Sangomas: ‘Stop judging us’

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Makhosi Thando ‘Pimpdlozi’ Khambule is a traditional healer and businessperson from Imbali.
Makhosi Thando ‘Pimpdlozi’ Khambule is a traditional healer and businessperson from Imbali.
Moeketsi Mamane

Our perceptions of traditional healers are often misinformed, stereotypical, backward and judgmental. This has led to many of them having to deal with added challenges, especially in the professional sphere of their lives.

A young Pietermaritzburg traditional healer and businessperson, Makhosi Thando “Pimpdlozi” Khambule (27), told Weekend Witness that he has had to work extra hard to build up his brand, reputation, dismiss stereotypes and overcome being seen as nothing more than just a sangoma.

Khambule, from Imbali, is a civil engineering graduate but told The Witness that due to his spiritual calling, he was not able to sustain his professional job.

Khambule said he grew up in a Christian home and loved church, but he always knew he had a special gift.

“I used to dream and see things before they happened. At church they said I had a spiritual gift of prophecy,” he said.

After matriculating, he moved to Durban for his tertiary education and that is where Khambule was exposed to the spiritual world, with people around him always telling him that he had a calling.

“I denied it for the longest time. After graduating I was fortunate to get a job, but I was quickly fired. I started drinking excessively and my dreams got worse. In 2016, I decide to accept my calling and went to initiation school. After that, everything in my life just started falling into place.”

Khambule established his brand, Pimpdlozi Khambule. He said Pimpdlozi means a modernised sangoma. “Just like someone would pimp up their car, I am also a pimped up sangoma,” he laughed.

Under his Pimpdlozi brand, Khambule said he has a fashion line, does graphic designing, event planning, catering and designs house plans. He is also in the process of creating a peri-peri paste called PimpPaste, which is currently in the testing phase.

This has seen him being featured on Beats Magazine and even on SABC1’s Instapreneur television program.

Khambule said building up his brand and growing as a sangoma has not been easy.

“There have been bad rumours spread about me because I am a sangoma. People used to say I practice witchcraft and that I kill people, but I have managed to look past all of that.

“There have been incidents where people will show interest in my services or products but then they pull away when they realise I am a sangoma. It’s not a nice feeling. Why am I being judged because I am wearing isiphandla [animal-skin bracelet] yet people have no issues with buying products from Christian or Muslim people?”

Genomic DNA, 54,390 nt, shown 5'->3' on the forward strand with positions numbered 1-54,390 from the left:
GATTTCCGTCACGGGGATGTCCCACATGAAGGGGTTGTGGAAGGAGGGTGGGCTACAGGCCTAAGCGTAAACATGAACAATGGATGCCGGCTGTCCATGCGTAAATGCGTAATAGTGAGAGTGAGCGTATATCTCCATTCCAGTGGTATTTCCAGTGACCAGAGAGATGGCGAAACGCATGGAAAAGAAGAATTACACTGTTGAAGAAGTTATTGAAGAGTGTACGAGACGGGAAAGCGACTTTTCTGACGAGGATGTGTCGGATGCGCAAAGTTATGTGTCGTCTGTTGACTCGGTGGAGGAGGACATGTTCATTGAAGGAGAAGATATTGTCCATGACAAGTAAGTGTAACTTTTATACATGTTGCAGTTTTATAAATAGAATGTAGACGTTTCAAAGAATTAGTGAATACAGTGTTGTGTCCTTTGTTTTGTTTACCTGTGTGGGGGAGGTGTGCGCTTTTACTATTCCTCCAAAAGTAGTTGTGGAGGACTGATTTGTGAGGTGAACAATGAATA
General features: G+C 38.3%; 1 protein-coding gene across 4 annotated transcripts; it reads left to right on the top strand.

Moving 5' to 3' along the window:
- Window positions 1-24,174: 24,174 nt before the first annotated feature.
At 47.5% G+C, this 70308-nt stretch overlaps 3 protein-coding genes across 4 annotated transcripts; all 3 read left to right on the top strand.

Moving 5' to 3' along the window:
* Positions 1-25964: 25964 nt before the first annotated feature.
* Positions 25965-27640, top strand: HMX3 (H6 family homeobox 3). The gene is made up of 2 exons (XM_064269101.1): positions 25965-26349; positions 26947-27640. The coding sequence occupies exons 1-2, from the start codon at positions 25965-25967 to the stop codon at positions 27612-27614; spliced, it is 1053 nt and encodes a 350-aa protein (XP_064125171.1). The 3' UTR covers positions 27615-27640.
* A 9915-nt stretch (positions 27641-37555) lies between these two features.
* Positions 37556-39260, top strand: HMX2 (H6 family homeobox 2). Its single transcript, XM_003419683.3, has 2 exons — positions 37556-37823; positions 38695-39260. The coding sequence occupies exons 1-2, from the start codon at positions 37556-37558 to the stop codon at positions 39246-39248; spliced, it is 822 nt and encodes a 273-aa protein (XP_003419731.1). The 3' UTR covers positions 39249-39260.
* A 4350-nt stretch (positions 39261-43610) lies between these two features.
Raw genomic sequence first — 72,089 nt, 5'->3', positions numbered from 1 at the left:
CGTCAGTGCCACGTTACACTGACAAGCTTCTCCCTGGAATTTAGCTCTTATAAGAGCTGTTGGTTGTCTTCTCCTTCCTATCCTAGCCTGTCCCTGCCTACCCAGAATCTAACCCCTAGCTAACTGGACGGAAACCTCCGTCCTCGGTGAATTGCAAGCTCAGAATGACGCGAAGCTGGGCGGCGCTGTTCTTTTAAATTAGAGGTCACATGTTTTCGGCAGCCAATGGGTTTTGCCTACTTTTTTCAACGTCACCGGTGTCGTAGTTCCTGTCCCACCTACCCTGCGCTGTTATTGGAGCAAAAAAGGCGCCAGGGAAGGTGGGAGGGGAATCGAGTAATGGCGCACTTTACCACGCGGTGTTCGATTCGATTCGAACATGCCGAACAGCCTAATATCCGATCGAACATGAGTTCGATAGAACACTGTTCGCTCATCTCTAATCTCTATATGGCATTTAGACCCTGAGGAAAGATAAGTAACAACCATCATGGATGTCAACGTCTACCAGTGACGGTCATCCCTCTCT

But despite all of this, Khambule said he doesn’t hide his spiritual gift, instead he encourages youngsters with the same calling to embrace who they are to have peace in their lives.

To prevent losing more clients, Khambule said he recently opened his new offices at the Regus Business Centre in the city.

He hopes that people who do not want to be associated with his home, where he practices being a sangoma, will be more comfortable making use of his services at a more professional office setup.

Thokoza Thuso ‘Ndlabesola’ Molefe, also from Imbali, is a well-known inyanga and pastor in Pietermaritzburg.

Unlike a traditional healer, Molefe told Weekend Witness that his job is to give people power to obtain whatever it is they want in their lives.

Molefe said he too used to run away from his spiritual calling.

Thokoza Thuso ‘Ndlabesola’ Molefe.
Thokoza Thuso ‘Ndlabesola’ Molefe.

For most of his youth, he worked as a drug dealer and used to consult constantly with traditional healers and izinyanga seeking protection from the police and other drug dealers.

Only after being arrested for fraud, a crime he alleges he did not commit, did he give in to his spiritual calling.

Molefe said when he was released from prison, he had lost all the wealth he had accumulated as a drug dealer and had to rebuild his life from scratch.

Besides practising as an inyanga and a pastor, Molefe said he has also established several businesses, including tuckshops in his township, having motorbikes that are used for deliveries and cars that are used as private taxis.

“Not everyone likes me in Pietermaritzburg. I’ve been accused of many despicable things like killing people and using muthi to accumulate my wealth, all of which is not true. I just try to ignore everything and do my job,” he said.

Molefe said the allegations have not hindered his businesses in any way as he has other people operating them for him. He did, however, say because of such rumours, the police are constantly harassing him.

“I am a respected inyanga and pastor, but I am subjected to such treatment by the police. They’re constantly at my house looking for people’s heads and body parts or I’m being blamed for helping killers,” he said.

“At the end of the day, I am also a father, a husband, a breadwinner, a brother and friend to many people and I am just fulfilling my calling. We shouldn’t be stereotyped for this,” said Molefe.

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